Petraeus, who as commander of Multi-National Force-Iraq overseas all coalition troops there, said Prime Minister Nouri al-Maliki asked him to convey the message to companies.
"The prime minister is very keen on getting large Western corporations re-engaged in the oil and electricity sectors," Petraeus said Monday at a news conference in Iraq with Vice President Dick Cheney and U.S. Ambassador to Iraq Ryan Crocker.
Petraeus' spokesman would not tell United Press International which companies the general had called.
"We have made some initial inquiries on (Iraq's) behalf," said U.S. Army Col. Steven Boylan. "Rest assured it would be companies that have the capability and reach to take on projects of the size and scope that Iraq needs to continue to progress forward."
Iraq is producing and exporting oil at post-2003 heights, an extra boon when you figure in today's oil price. But most natural gas produced is burned as waste instead of consumed or exported, Iraq's power plants lack the fuel to give Iraqis even a quarter of demand, and there is still a massive fuel shortage. The oil, gas, refining and electricity sectors need billions of investment dollars to repair and modernize after decades of Saddam Hussein's mismanagement, U.N. sanctions and wars.
Exactly how that investment will funnel to the respective sectors isn't clear. U.S. and international post-war demands are Iraq should privatize its economy. While in many aspects the government is making that transition, most Iraqis support a nationalized energy sector, especially oil and gas production.
The prospect that international oil companies will be allowed into Iraq's world-leading reserves is one reason a draft oil law is stalled in Parliament. The tens of thousands of workers that make up Iraq's oil and electricity unions -- who support limited foreign participation -- have criticized Baghdad for not investing more of its own funds instead of waiting for international companies to put in.
Those companies say the legal status of investment is still too shaky. The Oil Ministry, for example, is relying on Saddam-era directives to negotiate limited two-year deals with Big Oil firms and an upcoming bidding round. Sources tell UPI those talks keep running into hitches. Iraqi oil and gas is a hot ticket still, further evidenced by the more than 100 companies that have pre-registered for the bidding round.
And if deals were to be signed there's no guarantee the companies will send money, let alone people, to Iraq until the security situation improves.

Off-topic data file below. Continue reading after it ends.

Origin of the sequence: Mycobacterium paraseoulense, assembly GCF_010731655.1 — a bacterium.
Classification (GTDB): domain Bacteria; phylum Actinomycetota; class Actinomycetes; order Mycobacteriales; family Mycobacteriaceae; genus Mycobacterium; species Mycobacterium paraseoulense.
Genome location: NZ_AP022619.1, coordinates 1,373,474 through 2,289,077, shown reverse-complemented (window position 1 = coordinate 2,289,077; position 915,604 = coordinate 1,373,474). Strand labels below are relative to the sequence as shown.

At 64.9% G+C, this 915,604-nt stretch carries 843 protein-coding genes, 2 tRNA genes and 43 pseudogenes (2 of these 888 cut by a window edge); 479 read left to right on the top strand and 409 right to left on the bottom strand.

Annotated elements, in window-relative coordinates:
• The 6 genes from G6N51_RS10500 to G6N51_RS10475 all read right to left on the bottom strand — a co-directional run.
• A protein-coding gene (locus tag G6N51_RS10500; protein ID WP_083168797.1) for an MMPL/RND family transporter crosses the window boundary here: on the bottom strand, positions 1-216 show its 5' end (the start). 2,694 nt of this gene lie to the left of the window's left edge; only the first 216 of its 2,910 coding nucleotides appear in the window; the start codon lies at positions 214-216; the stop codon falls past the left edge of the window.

"Sometimes to get the ball rolling it takes a senior leader to engage other senior leaders in the corporate world to have a discussion" on the realities of security in Iraq, Boylan said. Boylan added it's part of the U.S. effort to help Iraq's government build its capacity. He said the level of security for these companies depends on the area of the country.
A spokesman for Shell, which recently authored a master plan for Iraq's gas sector, wouldn't confirm whether Petraeus had contacted the company.
"Shell executives hold meetings with a range of Iraqi government and interested third parties," the spokesman said, "the details of which are commercially confidential."
UPI's calls to a number of "large Western corporations" were not returned.
At least Shell, BP, ExxonMobil, Chevron and Total are negotiating Technical Support Agreements with the ministry. Iraq would pay transfer technology, training and equipment transfer to increase production in at least five of the largest oil fields. The ministry said the deals would increase production by about 100,000 barrels per day in each field.
Iraq is producing 2.4 million barrels per day now and is exporting about 1.9 million bpd. Iraq has set aside $2.5 billion over two years for the TSAs, according to U.S. State Department Minister for Economic Affairs and Coordinator for Economic Transition in Iraq Charles Ries, and dedicated more than $3 billion of its $13 billion capital investment budget in fiscal year 2008 to the Oil Ministry. Iraq has been able to annually spend only a fraction of the capital budget, however, as it's plagued by real and perceived corruption and a lack of institutional capacity.
Iraq's Electricity Ministry has complained that it has billions of dollars to spend on contracts, but so far there have been no American and European takers. China and Iran have signed the only large electricity deals.
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